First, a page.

When the only family member willing to hit a grocery run with me was my 2-year old, I felt extra giving. Bless my toddler, he still says yes to running errands with me.

We got ice cream…just because. He wanted mint, so I grabbed mint…just because.

It was ½ hour from bedtime, and I could see in the rear view mirror that I was losing him to sleepyland. I didn’t want him going there just yet, so I struck up a conversation.

  • [Me: What kind of bowl do you want your ice cream in – a big one or a little one?]
  • [Him: A little one. (pause) No, a big one.]
  • [Me: A big one it is.]
  • [Him: I want it in the big salad bowl we just got at Walmart.] First of all, his memory awes me – that was 2 weeks ago. Secondly, this is not an individual salad bowl; this is the bowl you put the whole tossed salad in!
  • [Me: Okay.] Thinking, he’ll probably forget or change his mind.

But then I got home and thought, Why not? It would be fun to hand him a bowl practically half his size. Granted, the ice cream serving will be normal-sized. But why does the bowl have to be? It doesn’t add any work. A bowl is a bowl and either one gets cleaned afterward.

So I did…just because. He got a kick out of it, and didn’t even notice the serving size of the ice cream.

And although I keep saying these things are done just because…they do actually have a purpose. To remind our kids (and ourselves) to find joy in the little things. And maybe even more important, that it’s okay to be impulsive sometimes – to let go and be spontaneous. I forget to do that.

I’m hoping the just because answer turns from a rolling-of-the-eyes, frustrated response to an eyes-lit-up, happy response. Where I do something impulsively fun and unexpected and my kids ask why, and I happily answer, Just because! And they’ll smile…knowing what that answer truly means.

Randomly, in the middle of playing basketball, my little one surprised me with a declaration of love.

  • [Him: I love you, Mama.]
  • [Me: I love you, too. (pause) What made you say, I love you?]
  • [Him: Just because I love you.]

Just because…that’s good enough for me!

What just because moments are you creating with your kids? Please share…and give us all some great ideas!

Toddlers & Pedicures (Mine, Not His!)

A Mom’s work is never done. But that is most important to me. So when I’m not at my job, I’m with my kids.

I want to spend as much time with them as possible. Having a full-time career outside the home helps me care for my family, but it does put a big dent in the time factor. So I just weave my own stuff in where I can – photography, furniture redesign, my blog – I do them with my kids, around my kids, or after everyone’s asleep!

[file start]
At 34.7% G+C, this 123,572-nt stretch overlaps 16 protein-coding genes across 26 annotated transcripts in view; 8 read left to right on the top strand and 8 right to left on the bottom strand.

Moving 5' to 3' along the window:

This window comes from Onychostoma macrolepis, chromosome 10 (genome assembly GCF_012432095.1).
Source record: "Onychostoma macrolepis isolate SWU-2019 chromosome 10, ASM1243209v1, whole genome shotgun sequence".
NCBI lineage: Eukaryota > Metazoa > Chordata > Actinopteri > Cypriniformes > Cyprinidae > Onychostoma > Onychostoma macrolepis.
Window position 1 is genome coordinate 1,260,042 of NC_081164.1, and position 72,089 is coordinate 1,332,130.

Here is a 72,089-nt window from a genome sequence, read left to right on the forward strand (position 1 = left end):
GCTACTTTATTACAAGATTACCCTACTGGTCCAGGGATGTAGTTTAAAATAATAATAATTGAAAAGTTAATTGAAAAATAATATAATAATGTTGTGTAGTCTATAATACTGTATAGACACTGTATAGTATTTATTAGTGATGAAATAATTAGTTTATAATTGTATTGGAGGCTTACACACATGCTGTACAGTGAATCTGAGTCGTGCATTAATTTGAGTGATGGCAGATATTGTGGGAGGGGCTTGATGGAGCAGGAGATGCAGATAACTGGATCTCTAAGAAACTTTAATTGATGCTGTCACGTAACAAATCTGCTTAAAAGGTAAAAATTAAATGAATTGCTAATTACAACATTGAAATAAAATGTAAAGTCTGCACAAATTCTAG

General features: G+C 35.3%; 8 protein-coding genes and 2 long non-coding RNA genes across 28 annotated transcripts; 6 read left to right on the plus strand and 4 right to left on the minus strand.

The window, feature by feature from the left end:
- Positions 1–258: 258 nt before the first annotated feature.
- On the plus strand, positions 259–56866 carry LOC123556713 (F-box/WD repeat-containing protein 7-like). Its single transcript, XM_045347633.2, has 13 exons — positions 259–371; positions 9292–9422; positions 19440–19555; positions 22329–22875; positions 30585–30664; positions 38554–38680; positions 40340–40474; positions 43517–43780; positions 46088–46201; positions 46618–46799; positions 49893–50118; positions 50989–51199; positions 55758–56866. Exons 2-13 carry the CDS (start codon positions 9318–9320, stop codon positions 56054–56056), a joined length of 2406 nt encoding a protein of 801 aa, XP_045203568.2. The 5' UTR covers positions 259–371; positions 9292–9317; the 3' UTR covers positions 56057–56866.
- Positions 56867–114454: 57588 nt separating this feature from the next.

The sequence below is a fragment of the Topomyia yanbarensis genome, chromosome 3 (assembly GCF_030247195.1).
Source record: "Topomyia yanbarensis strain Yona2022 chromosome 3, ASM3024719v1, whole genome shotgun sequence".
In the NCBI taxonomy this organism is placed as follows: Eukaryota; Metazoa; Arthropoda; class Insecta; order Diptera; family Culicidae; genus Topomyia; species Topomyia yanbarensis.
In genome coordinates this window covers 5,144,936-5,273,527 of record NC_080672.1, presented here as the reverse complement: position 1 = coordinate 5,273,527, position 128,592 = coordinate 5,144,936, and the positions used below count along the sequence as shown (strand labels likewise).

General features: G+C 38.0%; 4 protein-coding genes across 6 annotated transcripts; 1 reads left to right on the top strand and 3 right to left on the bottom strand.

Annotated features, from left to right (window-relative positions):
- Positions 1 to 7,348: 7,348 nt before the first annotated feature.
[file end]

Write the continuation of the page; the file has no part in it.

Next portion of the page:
Obviously, there are things for me that I skip. I just don’t find the time.

The other day I realized it’s summer. Oh, I know, it was already here. But summer is truly here when footwear changes. I was looking at a pair of sandals, realizing I should get a pedicure. I really WANT a pedicure. Yes, I could do it myself, but they do a much better job. But fitting in something like this is tough, because I’m seldom alone.


I stopped to consider when I could get a pedicure.

Then tried to guess when my hubby might be able to give me an hour solo.

Then wondered what’s stopping me from taking my 2-year old with me to get a pedicure?

Oops, did I lose you there? You’re thinking…Everything!

Yes, the toddler years can be challenging. But let’s stop thinking this is the terrible 2’s and 3’s. Here’s what I LOVE about my toddler!

Lots of Yes

Toddlers find their independence. They dress themselves. They pull themselves into their car seat. Mine can zip his own jacket. They want to do everything alone. Independence also brings opinions. They start to say No to you.

But have you noticed they say Yes when others don’t?

Who’s going to the grocery store with me? Guess who’s first to answer, “I will!”

My 2-year old.

Who can pick up the toys the quickest before my vacuum sucks them up? Guess who stops what he’s doing to help?

My 2-year old.

I need someone to do me a favor. Guess who’s first to respond, “What is it, Mama?”

My 2-year old.

This age is often still one of agreement, the pure interest in everyday activities and just interacting with others. This is one of the things I love – because he reminds ME to just enjoy being together…even if it’s a grocery run.

Lots of Funny